Google Now Lets Users Take Street View Photos Using Smartphones

Category: Technology/Innovations


Unlocking Word Meanings

Read the following words/expressions found in today’s article.

  1. unmapped / ˌənˈmæpt / (adj) – not seen or represented on a map

    The farthest areas of the rural regions are mostly unmapped.

  2. up-to-date / ˈʌp təˈdeɪt / (adj) – having the latest information, methods, etc.

    I keep my computer up-to-date so that I can use it to play all the latest games.

  3. orient / ˈɔr iˌɛnt / (v) – to place something in a certain position

    The building is oriented so that it faces north.

  4. subject / ˈsʌb dʒɪkt / (adj) – under the control of or affected by something

    Lottery winnings are subject to taxes.

  5. blur / blɜr / (v) – to make something difficult to see

    The media blurred the faces of all the minors involved in the incident.


Read the text below.

Google has recently updated its Street View app to allow users to take and submit photos using their smartphones.

Street View is an online map that shows detailed, connected photos of a place that let users feel like they are walking through it. Previously, Google only accepted photos that were captured with special 360-degree cameras. With the new update, however, Android users can take and publish photos using only their smartphone cameras. The feature was first released in limited regions including Toronto, New York, Nigeria, and Indonesia, but it will be available in more places soon.

Despite collecting more than 170 billion photos and mapping almost 16 million kilometers globally, Google said that many areas still remain unmapped on Street View. The update aims to uncover these never-before-seen areas and keep Google’s database up-to-date.

To take photos for Google Street View, users simply need to open the app and start recording a series of images as they walk along a street or path. From there, Google automatically rotates, positions, and stitches the photos together.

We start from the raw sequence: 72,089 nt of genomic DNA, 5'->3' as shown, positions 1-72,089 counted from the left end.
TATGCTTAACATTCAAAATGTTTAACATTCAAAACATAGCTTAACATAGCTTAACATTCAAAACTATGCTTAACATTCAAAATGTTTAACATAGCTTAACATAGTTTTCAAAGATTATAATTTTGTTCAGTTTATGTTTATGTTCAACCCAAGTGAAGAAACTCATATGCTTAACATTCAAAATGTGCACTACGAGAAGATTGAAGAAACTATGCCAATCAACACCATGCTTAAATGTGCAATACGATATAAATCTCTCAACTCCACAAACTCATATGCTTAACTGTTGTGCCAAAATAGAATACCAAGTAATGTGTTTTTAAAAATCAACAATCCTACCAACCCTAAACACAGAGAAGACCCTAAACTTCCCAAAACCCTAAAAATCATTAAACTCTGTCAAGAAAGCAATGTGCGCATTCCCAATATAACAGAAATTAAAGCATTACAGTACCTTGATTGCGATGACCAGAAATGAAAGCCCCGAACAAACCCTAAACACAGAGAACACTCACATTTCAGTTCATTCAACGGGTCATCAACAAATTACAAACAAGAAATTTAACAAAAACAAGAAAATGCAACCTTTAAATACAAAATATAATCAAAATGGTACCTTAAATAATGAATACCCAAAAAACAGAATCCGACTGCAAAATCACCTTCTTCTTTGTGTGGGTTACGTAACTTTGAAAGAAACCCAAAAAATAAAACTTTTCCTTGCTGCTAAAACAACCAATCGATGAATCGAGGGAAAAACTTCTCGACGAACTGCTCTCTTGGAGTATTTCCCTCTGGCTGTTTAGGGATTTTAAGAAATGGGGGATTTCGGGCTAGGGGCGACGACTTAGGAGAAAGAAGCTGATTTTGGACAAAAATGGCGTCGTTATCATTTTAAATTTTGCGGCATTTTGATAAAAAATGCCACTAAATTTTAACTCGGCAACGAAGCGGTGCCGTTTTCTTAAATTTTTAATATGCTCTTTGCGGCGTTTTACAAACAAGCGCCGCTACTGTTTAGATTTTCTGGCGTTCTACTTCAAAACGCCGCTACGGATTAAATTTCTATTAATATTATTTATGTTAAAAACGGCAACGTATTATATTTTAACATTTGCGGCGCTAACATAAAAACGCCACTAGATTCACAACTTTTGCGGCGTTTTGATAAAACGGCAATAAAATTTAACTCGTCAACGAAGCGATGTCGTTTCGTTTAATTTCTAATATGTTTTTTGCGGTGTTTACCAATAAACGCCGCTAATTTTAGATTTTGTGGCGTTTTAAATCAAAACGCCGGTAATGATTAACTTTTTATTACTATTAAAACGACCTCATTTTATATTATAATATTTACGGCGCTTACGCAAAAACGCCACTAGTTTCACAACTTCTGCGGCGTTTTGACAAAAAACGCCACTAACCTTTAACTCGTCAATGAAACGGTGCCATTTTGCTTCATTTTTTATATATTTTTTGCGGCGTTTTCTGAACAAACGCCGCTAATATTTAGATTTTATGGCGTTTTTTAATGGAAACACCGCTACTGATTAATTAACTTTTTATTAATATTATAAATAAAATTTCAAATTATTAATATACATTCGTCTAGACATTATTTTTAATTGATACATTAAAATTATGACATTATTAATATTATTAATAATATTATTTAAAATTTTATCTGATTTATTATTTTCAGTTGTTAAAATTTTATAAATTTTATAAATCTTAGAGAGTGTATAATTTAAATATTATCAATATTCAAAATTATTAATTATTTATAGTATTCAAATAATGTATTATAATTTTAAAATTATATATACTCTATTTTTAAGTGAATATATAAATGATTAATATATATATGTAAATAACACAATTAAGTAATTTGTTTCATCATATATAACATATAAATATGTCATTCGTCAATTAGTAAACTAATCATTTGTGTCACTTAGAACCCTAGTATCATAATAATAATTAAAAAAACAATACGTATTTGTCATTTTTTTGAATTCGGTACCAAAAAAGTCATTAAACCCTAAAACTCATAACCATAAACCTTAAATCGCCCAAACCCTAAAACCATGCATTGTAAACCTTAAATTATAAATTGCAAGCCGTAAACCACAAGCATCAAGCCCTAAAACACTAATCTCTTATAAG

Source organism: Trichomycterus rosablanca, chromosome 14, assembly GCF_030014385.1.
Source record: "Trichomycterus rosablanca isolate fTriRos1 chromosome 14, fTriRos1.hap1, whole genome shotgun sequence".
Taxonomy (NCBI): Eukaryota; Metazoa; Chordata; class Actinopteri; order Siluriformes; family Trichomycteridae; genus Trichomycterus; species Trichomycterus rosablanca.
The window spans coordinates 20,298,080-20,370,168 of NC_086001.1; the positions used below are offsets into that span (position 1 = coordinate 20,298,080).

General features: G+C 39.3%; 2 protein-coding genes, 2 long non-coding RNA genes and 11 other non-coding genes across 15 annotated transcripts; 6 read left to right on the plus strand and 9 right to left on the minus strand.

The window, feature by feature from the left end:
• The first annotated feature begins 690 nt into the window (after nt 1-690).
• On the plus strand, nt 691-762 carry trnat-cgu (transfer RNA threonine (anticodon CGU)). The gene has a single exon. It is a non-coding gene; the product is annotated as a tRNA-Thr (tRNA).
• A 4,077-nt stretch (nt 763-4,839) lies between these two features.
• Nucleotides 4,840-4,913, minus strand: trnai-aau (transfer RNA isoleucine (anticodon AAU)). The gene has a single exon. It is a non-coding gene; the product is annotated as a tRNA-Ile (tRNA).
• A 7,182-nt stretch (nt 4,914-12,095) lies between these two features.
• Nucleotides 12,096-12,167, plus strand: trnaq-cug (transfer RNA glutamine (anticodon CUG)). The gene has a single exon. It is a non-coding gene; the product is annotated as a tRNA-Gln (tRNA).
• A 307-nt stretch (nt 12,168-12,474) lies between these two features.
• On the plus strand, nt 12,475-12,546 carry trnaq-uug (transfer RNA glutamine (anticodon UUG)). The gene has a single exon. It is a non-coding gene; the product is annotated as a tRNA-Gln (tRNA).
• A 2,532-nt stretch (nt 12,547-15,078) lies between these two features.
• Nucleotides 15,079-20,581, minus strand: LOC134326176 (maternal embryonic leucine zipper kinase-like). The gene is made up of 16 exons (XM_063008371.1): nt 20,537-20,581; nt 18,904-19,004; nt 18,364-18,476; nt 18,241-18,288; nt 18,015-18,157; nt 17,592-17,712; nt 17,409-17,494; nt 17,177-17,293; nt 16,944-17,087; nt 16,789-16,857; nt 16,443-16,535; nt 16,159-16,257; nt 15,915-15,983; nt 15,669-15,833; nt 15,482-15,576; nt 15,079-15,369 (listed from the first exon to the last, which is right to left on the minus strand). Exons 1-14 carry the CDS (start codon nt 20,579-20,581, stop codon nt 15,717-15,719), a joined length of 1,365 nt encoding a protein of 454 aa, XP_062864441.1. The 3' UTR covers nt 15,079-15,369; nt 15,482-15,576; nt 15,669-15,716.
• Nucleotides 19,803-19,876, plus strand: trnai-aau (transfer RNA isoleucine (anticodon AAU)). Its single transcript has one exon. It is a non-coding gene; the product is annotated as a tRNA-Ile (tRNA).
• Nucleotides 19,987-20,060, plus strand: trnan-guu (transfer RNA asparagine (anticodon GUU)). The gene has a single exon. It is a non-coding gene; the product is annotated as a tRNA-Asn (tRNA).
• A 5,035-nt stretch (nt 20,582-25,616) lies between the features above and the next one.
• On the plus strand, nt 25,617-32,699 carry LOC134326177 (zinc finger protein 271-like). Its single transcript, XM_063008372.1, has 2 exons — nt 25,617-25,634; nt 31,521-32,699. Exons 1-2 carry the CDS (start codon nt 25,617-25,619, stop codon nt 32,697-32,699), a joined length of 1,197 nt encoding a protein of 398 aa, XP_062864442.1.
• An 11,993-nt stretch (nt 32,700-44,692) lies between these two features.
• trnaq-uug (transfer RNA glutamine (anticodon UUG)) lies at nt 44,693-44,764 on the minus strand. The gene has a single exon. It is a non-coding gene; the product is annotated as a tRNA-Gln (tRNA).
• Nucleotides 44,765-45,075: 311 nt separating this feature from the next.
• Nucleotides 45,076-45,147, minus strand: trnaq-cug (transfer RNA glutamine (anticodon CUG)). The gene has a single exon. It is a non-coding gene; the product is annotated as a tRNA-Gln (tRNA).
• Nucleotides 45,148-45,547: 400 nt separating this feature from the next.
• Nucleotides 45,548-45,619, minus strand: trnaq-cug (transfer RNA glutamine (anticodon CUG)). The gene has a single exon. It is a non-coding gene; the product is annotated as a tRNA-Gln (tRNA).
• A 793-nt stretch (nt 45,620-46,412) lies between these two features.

The connected images are captured using Google’s augmented reality (AR) technology, ARCore. This technology allows a smartphone to send data from its sensors along with the photos, which help Google orient the images correctly on the map.

User-submitted Street View images are subject to the same privacy controls that Google uses on its own photos. Google blurs faces and license plates that appear in the photos that it uses. If any of the images and other content contributed by users seem to violate someone’s privacy, the photos can also be reported for review.

If a storefront is captured in the images, users can add the business’s name and address to Street View. The business’s owner can add more information like operating hours, website, and contact number later on.

Viewpoint Discussion

Enjoy a discussion with your tutor.

Discussion A

• Do you agree with Google’s decision to accept photos from anyone for their online map? Why or why not?
• Do you think Google should pay people who provide photos for the online map? Why or why not?

Discussion B

• Do you think adding very detailed photos to online maps is a good thing? Why or why not?
• Do you think regular maps have any advantages over online maps? Why or why not?